Whether you are deciding to get your very first pet or adding another pet to your household, it is imperative to choose wisely. Approximately thirty percent of dogs and cats are relinquished between seven months and one year of age. Relinquishment is partially due to poor planning on the owner’s part, and the other factor is behavioral pet problems. This week’s article will give you some tools that will help you and your veterinarian or pet counselor find the perfect pet. Continue…
Otitis externa which is inflammation of the inner ear canal is a very common problem of dogs. The most common primary cause is environmental allergies. Unlike people who develop watery eyes and sneeze, dogs tend to itch. Their ears itch turn red and are usually painful. A discharge usually develops, malodorous and either brownish or yellowish. Additionally, surface bacteria and yeast take advantage of the inflamed skin and cause a secondary infection. Continue…
January 22nd is National Answer Your Cat’s Question Day (who knew?), so it seemed like a good time to check in with the clowder (that’s what you call a group of cats) and see what was burning in their brain cells.
Problem. Have you ever tried to get a consensus from a batch of cats? The only thing they can agree on is there should be more food in the bowl and whatever you put in the bowl should have more gravy. It was time to pick a spokes cat. Continue…
January is Train Your Dog Month and Walk Your Dog Month! Even though that may sound like a bit much to fit all into one month, you can combine both activities to make each more fun than they would be on their own. I’ve decided to combine the two for myself and my dogs by putting a twist on the idea of a “fitness trail.” I’m going to add “obedience stations” to my usual dog-walking route. That way, my dog gets mental exercise along with our usual physical exercise.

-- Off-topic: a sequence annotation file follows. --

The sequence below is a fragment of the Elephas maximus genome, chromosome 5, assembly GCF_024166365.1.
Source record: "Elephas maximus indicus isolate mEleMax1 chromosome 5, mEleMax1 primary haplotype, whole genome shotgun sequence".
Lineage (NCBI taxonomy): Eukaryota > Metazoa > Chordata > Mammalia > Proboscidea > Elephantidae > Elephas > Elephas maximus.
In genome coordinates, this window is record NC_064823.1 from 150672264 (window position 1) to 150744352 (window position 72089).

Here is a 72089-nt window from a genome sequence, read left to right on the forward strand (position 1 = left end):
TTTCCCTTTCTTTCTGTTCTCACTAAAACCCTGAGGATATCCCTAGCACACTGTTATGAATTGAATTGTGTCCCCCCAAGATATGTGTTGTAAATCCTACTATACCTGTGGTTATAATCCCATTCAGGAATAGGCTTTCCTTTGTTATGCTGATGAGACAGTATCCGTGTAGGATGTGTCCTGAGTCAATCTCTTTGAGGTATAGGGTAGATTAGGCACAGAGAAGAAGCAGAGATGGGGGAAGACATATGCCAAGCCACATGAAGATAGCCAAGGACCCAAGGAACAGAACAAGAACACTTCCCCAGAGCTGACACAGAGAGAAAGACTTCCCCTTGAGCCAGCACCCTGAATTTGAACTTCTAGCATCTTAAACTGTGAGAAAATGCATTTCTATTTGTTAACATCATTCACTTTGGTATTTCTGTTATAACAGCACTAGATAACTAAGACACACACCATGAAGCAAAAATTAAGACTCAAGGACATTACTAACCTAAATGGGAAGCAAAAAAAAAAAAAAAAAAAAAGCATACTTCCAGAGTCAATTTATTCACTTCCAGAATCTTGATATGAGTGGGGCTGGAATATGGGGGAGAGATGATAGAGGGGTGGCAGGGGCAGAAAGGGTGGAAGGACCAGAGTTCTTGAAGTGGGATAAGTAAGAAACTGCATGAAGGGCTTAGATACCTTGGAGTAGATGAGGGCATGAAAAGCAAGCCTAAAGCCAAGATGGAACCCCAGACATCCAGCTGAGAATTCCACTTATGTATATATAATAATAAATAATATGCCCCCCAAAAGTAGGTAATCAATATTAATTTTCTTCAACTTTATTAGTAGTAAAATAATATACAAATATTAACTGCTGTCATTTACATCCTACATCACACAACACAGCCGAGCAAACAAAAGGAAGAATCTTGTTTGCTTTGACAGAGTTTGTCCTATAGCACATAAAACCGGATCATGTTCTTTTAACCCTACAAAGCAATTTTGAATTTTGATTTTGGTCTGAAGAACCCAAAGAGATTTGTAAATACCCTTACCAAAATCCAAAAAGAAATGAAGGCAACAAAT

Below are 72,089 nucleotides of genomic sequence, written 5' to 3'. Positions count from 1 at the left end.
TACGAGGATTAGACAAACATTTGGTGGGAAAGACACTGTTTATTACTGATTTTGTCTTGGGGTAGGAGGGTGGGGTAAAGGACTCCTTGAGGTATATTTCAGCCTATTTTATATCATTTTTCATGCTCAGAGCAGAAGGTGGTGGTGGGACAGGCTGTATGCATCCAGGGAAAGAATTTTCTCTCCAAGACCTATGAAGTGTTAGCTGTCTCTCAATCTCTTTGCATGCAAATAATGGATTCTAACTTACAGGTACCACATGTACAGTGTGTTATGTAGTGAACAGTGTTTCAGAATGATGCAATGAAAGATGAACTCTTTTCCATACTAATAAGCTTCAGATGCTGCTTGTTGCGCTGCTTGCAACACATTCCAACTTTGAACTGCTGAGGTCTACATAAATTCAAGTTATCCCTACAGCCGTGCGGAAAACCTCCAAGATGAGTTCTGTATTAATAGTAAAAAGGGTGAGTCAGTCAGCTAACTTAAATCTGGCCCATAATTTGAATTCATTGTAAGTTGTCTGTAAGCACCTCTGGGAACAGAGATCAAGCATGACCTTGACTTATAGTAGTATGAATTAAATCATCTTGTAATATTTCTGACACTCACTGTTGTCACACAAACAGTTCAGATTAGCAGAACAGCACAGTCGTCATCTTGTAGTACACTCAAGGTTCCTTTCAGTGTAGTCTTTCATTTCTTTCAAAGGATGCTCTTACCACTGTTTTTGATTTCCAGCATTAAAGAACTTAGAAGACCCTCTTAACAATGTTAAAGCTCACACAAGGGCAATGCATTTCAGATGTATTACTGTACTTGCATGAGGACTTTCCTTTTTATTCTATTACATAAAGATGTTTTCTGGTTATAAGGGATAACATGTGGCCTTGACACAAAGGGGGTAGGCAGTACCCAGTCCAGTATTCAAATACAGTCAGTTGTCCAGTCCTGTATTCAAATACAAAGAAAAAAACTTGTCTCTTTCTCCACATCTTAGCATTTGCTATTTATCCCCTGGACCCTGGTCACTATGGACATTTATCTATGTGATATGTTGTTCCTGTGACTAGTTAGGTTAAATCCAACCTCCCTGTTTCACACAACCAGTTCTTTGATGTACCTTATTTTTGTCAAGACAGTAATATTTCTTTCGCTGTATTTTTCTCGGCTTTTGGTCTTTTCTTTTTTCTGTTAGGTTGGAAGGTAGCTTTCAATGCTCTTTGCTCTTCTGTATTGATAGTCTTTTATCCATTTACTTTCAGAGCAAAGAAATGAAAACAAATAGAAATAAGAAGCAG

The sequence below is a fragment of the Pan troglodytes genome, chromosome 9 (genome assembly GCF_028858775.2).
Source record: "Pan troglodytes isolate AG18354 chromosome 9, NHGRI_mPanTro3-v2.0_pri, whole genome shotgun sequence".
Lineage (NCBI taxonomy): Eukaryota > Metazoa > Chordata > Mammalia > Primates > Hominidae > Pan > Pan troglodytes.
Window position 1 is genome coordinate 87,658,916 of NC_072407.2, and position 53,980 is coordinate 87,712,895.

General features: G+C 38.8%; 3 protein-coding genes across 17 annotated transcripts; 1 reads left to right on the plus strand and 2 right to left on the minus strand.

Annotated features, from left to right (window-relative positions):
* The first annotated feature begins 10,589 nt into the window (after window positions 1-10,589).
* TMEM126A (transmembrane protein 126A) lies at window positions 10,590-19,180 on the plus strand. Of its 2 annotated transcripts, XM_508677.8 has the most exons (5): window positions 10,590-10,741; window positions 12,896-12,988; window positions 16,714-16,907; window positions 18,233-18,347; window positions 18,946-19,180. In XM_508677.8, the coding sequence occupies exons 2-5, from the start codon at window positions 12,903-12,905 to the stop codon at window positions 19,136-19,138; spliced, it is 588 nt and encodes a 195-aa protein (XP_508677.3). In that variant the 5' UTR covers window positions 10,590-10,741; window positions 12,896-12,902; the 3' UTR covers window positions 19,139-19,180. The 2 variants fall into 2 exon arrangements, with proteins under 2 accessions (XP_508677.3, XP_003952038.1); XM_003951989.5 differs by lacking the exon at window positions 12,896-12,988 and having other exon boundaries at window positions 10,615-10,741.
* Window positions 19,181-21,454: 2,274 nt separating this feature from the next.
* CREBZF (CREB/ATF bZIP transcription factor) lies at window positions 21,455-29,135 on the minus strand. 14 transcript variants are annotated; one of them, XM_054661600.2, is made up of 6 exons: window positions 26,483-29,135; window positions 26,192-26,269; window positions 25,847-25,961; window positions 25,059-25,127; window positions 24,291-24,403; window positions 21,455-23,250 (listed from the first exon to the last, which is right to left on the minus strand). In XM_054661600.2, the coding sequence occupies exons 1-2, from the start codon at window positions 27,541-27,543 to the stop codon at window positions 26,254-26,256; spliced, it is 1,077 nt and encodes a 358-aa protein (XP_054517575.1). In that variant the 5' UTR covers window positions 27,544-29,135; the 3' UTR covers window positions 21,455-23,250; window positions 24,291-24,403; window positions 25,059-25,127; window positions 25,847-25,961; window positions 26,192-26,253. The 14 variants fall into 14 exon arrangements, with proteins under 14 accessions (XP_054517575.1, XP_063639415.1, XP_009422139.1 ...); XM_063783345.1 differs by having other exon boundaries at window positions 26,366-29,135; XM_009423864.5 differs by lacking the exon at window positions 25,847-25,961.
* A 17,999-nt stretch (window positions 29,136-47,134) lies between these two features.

How to train while you walk your dog:
The Loose-Leash Transit
This will be what we practice as we walk your dog from one station to the next. I’ll use change-of-direction and stop-and-go exercises, along with verbal communication and lots of food rewards. I won’t be asking for a strict “heel” position—just no pulling on the leash.
The Sit Station
At the first curve of the walking trail, I’ll stop and ask my dog to sit. Because there’s a yard with a barking dog nearby, I’ll make sure to make myself more interesting by offering more tasty food rewards.
The Down Station
At the second curve, we’ll stop, and I’ll ask my dog for a down. He isn’t a fan of lying down on hard surfaces, so we’ll take it nice and slow… and use more food rewards.
The Settle Station
On the bench along the path, I’ll have a seat and ask my dog to settle. All this means is that he needs to sit nicely while watching the world go by. Because that world is full of things that move quickly and smell interesting, I’ll keep using more food rewards to encourage him to hang out calmly for a bit.
The Focus Station
By the pond, we’ll take a moment to work on focus. There are ducks and geese that can be loud, so I’ll use my handy-dandy food rewards and keep up a stream of verbal communication to help my dog maintain his focus on me.
The Stay Station
When we get back to the car, we’ll work on a sit-stay before getting back in and going home. I wait until the end to practice this, so my dog is already a little tired. I won’t ask him to hold the stay for too long since I want to end our training walk on a positive note. I’ll give him food rewards during his stay, as well as at the end of it. I’ll maintain my focus on him and not increase my distance from him since there are still plenty of distractions around.
What are your favorite training games to play while you walk your dog? What other stations do you think would be beneficial to your pup along with his training walks? Did you know that Guthrie Pet Hospital offers obedience classes and can help with any behavioral problems your dog might be having? Contact us today for your appointment.